Chalk Talk: For the last time - my teaching union is bigger than yours
Richard Garner has been Education Editor of The Independent for 12 years and writing about the subject for 34 years. Before becoming a journalist, he worked as a disc jockey in London pubs and clubs and for a hospital radio station. His main hobbies are cricket (watching these days) and theatre. On his days off, he is most likelt to be found at Lord’s or the King’s Head Theatre Club.
Thursday 19 January 2012
I knew when I quoted Chris Keates saying last year's teachers' union ballot on pensions proved her union was the biggest in the land, that would not be an end of the matter.
To the uninitiated, declaring one teachers' union to be bigger than the other is the educational equivalent of declaring that Islam or Christianity is the right path to follow or whether or not we were right to go to war with Iraq. It's that controversial.
Last week, Ms Keates, general secretary of the National Association of Schoolmasters Union of Women Teachers (NASUWT) revealed that her union had balloted 227,000 members and the the National Union of Teachers (NUT) 218,000 on strike action. What more proof do you need than that, she asked?
Sounds convincing, until you get the response from the NUT that the NASUWT balloted all its members because it was asking them to vote in a national work-to-contract as well. The NUT, for instance, didn't ballot its supply teacher members. If it had, it would have bumped the figure up by 20,000.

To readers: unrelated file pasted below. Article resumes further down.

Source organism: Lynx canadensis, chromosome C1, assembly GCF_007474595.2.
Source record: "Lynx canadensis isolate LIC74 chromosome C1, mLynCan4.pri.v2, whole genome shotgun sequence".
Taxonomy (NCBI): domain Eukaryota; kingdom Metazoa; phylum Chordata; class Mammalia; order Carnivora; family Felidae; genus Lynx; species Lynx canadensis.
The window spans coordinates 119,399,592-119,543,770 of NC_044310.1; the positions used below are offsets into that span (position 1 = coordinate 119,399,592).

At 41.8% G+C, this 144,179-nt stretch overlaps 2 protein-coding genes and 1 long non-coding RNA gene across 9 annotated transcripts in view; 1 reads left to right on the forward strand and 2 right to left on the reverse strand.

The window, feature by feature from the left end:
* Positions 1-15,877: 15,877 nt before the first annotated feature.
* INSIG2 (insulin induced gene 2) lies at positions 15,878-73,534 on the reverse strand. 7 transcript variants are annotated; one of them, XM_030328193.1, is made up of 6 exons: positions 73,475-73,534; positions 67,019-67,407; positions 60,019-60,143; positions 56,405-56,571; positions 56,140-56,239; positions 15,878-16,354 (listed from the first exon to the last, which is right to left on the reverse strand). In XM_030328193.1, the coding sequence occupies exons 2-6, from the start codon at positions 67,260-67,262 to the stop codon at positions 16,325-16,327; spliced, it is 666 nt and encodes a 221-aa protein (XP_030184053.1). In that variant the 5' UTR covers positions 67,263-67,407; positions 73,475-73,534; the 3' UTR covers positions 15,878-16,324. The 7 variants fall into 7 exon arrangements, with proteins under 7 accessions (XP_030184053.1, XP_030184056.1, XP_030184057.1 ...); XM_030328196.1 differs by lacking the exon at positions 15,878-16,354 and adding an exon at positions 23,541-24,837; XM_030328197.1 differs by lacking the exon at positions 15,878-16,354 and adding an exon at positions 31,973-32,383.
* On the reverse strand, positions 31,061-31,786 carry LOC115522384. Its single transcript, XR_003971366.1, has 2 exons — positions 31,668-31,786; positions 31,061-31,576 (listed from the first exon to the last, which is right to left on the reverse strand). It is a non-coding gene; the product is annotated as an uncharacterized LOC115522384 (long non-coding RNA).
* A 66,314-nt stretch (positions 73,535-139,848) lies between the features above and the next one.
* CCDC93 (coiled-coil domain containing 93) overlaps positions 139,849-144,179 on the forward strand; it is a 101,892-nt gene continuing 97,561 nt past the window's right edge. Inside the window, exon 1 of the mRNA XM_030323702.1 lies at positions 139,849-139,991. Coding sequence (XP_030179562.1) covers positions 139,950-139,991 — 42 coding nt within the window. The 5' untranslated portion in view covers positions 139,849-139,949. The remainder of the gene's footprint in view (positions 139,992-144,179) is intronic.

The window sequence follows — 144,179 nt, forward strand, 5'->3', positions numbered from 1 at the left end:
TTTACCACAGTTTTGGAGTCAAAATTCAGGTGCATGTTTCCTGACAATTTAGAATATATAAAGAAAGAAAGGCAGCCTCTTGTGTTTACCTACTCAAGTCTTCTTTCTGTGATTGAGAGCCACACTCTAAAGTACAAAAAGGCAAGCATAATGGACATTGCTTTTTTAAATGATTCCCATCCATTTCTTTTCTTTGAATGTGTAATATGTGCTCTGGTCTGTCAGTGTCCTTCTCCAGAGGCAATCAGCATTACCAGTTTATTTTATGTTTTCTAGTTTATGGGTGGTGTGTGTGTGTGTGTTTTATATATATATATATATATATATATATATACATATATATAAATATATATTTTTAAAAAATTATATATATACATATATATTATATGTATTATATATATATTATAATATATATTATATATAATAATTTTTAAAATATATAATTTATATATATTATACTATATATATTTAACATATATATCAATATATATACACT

My usual stance (lily-livered, I'll admit) has been to report on the activities of the two unions and not worry about the size of their respective memberships. I think I may go back to it.
Of course, there is a solution to all this. Why don't the two of them join together and make a decisive move towards having one strong union representing all the profession?
Don't go down that road, though. It's potentially just as divisive as the other,
By the way, before anyone reaches for the telephone, there is a third teachers' union, the Association of Teachers and Lecturers, which is jolly strong, too. Then there's Voice (formerly the Professional Association of Teachers) – which doesn't seem to have had much of one of late.
Oh dear, I think I can hear the telephone ringing again.
Good to hear that live music was blaring out from Canterbury College all day on Monday and that students and staff were enjoying free cakes. The reason? It was "Blue Monday", the day in the year when Britain is said to be at its most depressed because Christmas is over, winter is still here and people are filing for divorce in droves. Nice to hear someone was enjoying themselves!
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